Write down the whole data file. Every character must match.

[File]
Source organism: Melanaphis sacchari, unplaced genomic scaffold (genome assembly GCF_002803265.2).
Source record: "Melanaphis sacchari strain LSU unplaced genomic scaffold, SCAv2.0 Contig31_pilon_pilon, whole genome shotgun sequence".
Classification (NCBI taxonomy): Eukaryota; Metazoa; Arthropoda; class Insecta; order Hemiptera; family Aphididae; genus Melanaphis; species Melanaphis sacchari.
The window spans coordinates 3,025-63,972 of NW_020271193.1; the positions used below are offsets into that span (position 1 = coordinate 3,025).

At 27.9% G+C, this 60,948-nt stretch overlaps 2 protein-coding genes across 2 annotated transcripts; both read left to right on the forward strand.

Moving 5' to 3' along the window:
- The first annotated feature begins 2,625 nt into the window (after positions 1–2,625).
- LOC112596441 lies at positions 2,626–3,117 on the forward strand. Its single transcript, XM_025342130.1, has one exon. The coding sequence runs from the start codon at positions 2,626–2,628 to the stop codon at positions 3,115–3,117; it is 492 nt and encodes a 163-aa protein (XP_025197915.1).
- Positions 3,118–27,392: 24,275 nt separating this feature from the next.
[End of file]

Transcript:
Source organism: Melanaphis sacchari, unplaced genomic scaffold (genome assembly GCF_002803265.2).
Source record: "Melanaphis sacchari strain LSU unplaced genomic scaffold, SCAv2.0 Contig31_pilon_pilon, whole genome shotgun sequence".
Classification (NCBI taxonomy): Eukaryota; Metazoa; Arthropoda; class Insecta; order Hemiptera; family Aphididae; genus Melanaphis; species Melanaphis sacchari.
The window spans coordinates 3,025-63,972 of NW_020271193.1; the positions used below are offsets into that span (position 1 = coordinate 3,025).

At 27.9% G+C, this 60,948-nt stretch overlaps 2 protein-coding genes across 2 annotated transcripts; both read left to right on the forward strand.

Moving 5' to 3' along the window:
- The first annotated feature begins 2,625 nt into the window (after positions 1–2,625).
- LOC112596441 lies at positions 2,626–3,117 on the forward strand. Its single transcript, XM_025342130.1, has one exon. The coding sequence runs from the start codon at positions 2,626–2,628 to the stop codon at positions 3,115–3,117; it is 492 nt and encodes a 163-aa protein (XP_025197915.1).
- Positions 3,118–27,392: 24,275 nt separating this feature from the next.